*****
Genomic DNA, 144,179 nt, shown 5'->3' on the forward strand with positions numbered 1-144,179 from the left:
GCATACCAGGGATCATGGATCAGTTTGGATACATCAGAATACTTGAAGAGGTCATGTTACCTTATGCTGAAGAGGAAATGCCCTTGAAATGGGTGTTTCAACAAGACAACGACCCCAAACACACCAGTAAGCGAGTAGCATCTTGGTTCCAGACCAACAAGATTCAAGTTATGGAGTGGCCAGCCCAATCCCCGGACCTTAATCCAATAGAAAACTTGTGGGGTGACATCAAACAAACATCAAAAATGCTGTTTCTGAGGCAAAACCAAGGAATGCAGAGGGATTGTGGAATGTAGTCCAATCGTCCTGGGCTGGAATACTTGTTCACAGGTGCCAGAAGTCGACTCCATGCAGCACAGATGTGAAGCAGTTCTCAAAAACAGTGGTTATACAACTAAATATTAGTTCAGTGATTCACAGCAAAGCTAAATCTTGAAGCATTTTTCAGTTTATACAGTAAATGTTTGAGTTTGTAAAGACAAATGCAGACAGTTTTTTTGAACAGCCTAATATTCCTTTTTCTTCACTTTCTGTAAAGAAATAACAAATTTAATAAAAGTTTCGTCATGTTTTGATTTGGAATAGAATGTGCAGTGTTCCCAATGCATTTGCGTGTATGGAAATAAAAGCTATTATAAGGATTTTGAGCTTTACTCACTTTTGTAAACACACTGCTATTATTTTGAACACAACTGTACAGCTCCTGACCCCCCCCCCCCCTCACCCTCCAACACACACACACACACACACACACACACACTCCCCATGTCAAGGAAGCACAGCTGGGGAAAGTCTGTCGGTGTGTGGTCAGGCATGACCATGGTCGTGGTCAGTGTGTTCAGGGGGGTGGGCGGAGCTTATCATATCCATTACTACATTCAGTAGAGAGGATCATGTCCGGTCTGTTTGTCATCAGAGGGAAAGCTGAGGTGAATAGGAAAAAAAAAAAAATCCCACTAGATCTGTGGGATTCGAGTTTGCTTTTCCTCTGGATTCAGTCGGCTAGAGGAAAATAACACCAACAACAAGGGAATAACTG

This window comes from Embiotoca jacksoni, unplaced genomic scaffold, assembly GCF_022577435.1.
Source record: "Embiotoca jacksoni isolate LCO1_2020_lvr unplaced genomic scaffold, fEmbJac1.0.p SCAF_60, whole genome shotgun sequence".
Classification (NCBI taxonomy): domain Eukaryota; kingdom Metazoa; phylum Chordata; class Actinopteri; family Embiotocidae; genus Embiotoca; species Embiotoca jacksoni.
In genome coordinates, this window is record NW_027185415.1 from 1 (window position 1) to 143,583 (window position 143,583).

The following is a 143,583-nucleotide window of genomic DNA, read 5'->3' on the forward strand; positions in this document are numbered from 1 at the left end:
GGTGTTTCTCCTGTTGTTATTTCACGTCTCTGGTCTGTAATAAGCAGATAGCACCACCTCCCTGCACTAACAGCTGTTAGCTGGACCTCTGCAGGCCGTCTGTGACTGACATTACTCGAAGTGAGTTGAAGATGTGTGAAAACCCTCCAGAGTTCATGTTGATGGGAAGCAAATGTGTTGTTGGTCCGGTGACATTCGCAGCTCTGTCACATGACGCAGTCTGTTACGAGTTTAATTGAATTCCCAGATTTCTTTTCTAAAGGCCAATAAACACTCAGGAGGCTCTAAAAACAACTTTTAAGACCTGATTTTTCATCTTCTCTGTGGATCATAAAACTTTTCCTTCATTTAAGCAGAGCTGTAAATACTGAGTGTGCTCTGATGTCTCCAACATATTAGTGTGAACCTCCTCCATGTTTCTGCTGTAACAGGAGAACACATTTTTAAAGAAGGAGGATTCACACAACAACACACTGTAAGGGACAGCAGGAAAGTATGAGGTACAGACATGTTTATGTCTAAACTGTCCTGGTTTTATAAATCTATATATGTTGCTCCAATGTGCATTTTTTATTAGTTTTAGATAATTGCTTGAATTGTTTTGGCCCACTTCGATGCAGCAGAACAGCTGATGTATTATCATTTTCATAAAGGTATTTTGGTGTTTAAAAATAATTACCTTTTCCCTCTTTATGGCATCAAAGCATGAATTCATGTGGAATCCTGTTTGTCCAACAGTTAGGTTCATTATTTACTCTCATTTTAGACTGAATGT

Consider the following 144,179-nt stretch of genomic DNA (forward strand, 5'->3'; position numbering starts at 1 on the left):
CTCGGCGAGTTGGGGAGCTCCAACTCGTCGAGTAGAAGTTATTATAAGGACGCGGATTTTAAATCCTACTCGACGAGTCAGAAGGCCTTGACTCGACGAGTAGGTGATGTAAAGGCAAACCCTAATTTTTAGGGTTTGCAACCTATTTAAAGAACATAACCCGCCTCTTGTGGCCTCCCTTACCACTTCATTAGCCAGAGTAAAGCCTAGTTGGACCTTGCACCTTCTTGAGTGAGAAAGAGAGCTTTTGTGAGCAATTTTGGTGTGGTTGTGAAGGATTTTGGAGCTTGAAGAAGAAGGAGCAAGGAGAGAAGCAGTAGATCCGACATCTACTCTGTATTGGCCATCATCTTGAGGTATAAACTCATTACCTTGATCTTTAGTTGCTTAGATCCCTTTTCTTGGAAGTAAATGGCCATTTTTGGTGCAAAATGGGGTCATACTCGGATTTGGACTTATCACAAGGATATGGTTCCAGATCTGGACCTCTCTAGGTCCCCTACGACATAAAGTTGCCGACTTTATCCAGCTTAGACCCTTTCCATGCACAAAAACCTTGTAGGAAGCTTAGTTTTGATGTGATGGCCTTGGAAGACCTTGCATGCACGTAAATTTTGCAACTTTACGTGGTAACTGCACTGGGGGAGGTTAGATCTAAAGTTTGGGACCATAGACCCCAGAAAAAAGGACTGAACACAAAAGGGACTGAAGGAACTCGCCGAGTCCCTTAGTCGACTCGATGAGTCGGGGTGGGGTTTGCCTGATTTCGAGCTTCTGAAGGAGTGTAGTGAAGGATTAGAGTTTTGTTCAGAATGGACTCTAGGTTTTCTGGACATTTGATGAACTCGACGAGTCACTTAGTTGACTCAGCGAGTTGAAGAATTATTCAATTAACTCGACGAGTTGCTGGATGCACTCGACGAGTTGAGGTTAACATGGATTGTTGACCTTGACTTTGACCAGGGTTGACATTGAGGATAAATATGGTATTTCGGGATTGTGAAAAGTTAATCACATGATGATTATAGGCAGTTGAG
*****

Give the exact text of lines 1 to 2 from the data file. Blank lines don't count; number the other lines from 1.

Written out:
Genomic DNA, 144,179 nt, shown 5'->3' on the forward strand with positions numbered 1-144,179 from the left:
GCATACCAGGGATCATGGATCAGTTTGGATACATCAGAATACTTGAAGAGGTCATGTTACCTTATGCTGAAGAGGAAATGCCCTTGAAATGGGTGTTTCAACAAGACAACGACCCCAAACACACCAGTAAGCGAGTAGCATCTTGGTTCCAGACCAACAAGATTCAAGTTATGGAGTGGCCAGCCCAATCCCCGGACCTTAATCCAATAGAAAACTTGTGGGGTGACATCAAACAAACATCAAAAATGCTGTTTCTGAGGCAAAACCAAGGAATGCAGAGGGATTGTGGAATGTAGTCCAATCGTCCTGGGCTGGAATACTTGTTCACAGGTGCCAGAAGTCGACTCCATGCAGCACAGATGTGAAGCAGTTCTCAAAAACAGTGGTTATACAACTAAATATTAGTTCAGTGATTCACAGCAAAGCTAAATCTTGAAGCATTTTTCAGTTTATACAGTAAATGTTTGAGTTTGTAAAGACAAATGCAGACAGTTTTTTTGAACAGCCTAATATTCCTTTTTCTTCACTTTCTGTAAAGAAATAACAAATTTAATAAAAGTTTCGTCATGTTTTGATTTGGAATAGAATGTGCAGTGTTCCCAATGCATTTGCGTGTATGGAAATAAAAGCTATTATAAGGATTTTGAGCTTTACTCACTTTTGTAAACACACTGCTATTATTTTGAACACAACTGTACAGCTCCTGACCCCCCCCCCCCCTCACCCTCCAACACACACACACACACACACACACACACACTCCCCATGTCAAGGAAGCACAGCTGGGGAAAGTCTGTCGGTGTGTGGTCAGGCATGACCATGGTCGTGGTCAGTGTGTTCAGGGGGGTGGGCGGAGCTTATCATATCCATTACTACATTCAGTAGAGAGGATCATGTCCGGTCTGTTTGTCATCAGAGGGAAAGCTGAGGTGAATAGGAAAAAAAAAAAAATCCCACTAGATCTGTGGGATTCGAGTTTGCTTTTCCTCTGGATTCAGTCGGCTAGAGGAAAATAACACCAACAACAAGGGAATAACTG